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Boating at Lake Union Park All of the fun at Lake Union Park is just a short trip away! Kids of all ages can find moments of delight year round at Lake Union Park. Come down and fly a kite, row a boat, get a tan...



Seattle Fireboat Duwamish

The Seattle Fireboat MV Duwamish is a National Historic Landmark and a City of Seattle Landmark. The Seattle Fireboat MV Duwamish team is dedicated to the restoration and preservation of this historic vessel as well as teaching the rich history of Seattle's waterfront and the importance of fireboats. The MV Duwamish is moored at the Historic Ships' Wharf at Lake Union Park.

Saturdays In The Park

Saturdays at Lake Union Park just got more exciting!

8:30-9:45am: Free Yoga class in the MOHAI atrium. Bring your own mat.

10am-5pm: MOHAI open, including 30-minute Atrium Tours at 11am and 2pm

11am-2pm: MOHAI Family Lab! Take-home crafts, collaborative games, and artifact exploration. Included with admission and appropriate for all ages.

Northwest Seaport

Northwest Seaport is dedicated to the preservation and interpretation of the maritime heritage of Puget Sound and the Northwest Coast, and to the development of maritime-based educational programs and opportunities. The historic fleet includes the 1889 tugboat Arthur Foss, and the 1904 Lightship #83.

Houseboats

On Lake Union, houseboats comprise Seattle’s most unique and coveted real estate. Now cherished features of the lakeshore, houseboats were not always accepted by mainstream Seattle. The first houseboats on Lake Union in the early 1900’s were floating shanties for workers at the Lake’s various industries. Post World War II, the houseboats began attracting writers, artists, musicians, and students. About 1,200 houseboats were moored in Lake Union, Portage Bay, and the Ship Canal in 1957.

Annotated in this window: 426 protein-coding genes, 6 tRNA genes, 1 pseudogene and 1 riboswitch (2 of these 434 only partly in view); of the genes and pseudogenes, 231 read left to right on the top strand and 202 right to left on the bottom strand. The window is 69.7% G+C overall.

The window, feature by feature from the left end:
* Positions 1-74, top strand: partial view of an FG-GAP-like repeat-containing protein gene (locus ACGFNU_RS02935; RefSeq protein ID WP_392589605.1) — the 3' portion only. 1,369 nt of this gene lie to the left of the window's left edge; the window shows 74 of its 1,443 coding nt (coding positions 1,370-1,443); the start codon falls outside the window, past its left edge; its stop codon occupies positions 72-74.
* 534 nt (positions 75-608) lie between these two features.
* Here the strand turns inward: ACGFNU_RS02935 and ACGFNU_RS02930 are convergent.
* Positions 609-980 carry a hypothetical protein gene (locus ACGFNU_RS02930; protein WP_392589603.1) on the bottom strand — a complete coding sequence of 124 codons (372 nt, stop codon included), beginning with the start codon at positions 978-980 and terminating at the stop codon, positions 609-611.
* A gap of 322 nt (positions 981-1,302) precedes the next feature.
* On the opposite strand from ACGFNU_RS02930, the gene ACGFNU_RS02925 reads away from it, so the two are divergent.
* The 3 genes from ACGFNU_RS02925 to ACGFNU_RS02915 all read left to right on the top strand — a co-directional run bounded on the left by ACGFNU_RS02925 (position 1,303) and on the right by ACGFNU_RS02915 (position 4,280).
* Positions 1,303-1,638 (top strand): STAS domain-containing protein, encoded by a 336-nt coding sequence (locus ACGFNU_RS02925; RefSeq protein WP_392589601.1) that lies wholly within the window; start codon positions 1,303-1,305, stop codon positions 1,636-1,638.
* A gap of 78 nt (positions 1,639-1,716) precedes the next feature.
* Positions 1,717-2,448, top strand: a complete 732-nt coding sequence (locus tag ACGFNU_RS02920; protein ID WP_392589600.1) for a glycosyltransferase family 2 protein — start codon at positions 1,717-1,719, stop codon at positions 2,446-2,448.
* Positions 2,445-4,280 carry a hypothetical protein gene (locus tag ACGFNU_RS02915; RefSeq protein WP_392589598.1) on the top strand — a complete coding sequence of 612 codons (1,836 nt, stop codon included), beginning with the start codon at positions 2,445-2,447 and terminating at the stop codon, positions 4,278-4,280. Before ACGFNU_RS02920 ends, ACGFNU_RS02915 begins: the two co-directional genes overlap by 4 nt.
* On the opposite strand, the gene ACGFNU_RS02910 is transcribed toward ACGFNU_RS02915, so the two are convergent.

Seattle Yacht Club

The last home inhabited by a Native Duwamish family stood near the site of the present-day Seattle Yacht Club. The cabin was home to Chief Chi-Siak-Ka (also known as Chodups John) and his wife Madeline until at least 1909. John and Madeline were some of the few Duwamish people who did not relocate to the Port Madison Reservation. The chief carved traditional lake canoes from red cedar logs. The Center for Wooden Boats has such a canoe, possibly made by Chi-Siak-ka, on display in its Pavilion.

Speakeasies

During Prohibition, Portage Bay became a tolerance zone where houseboats provided alcohol and companionship. Entrepreneurial studentsfrom the nearby University of Washington ran a 24-hour rowboat taxi service to the houseboat speakeasies.

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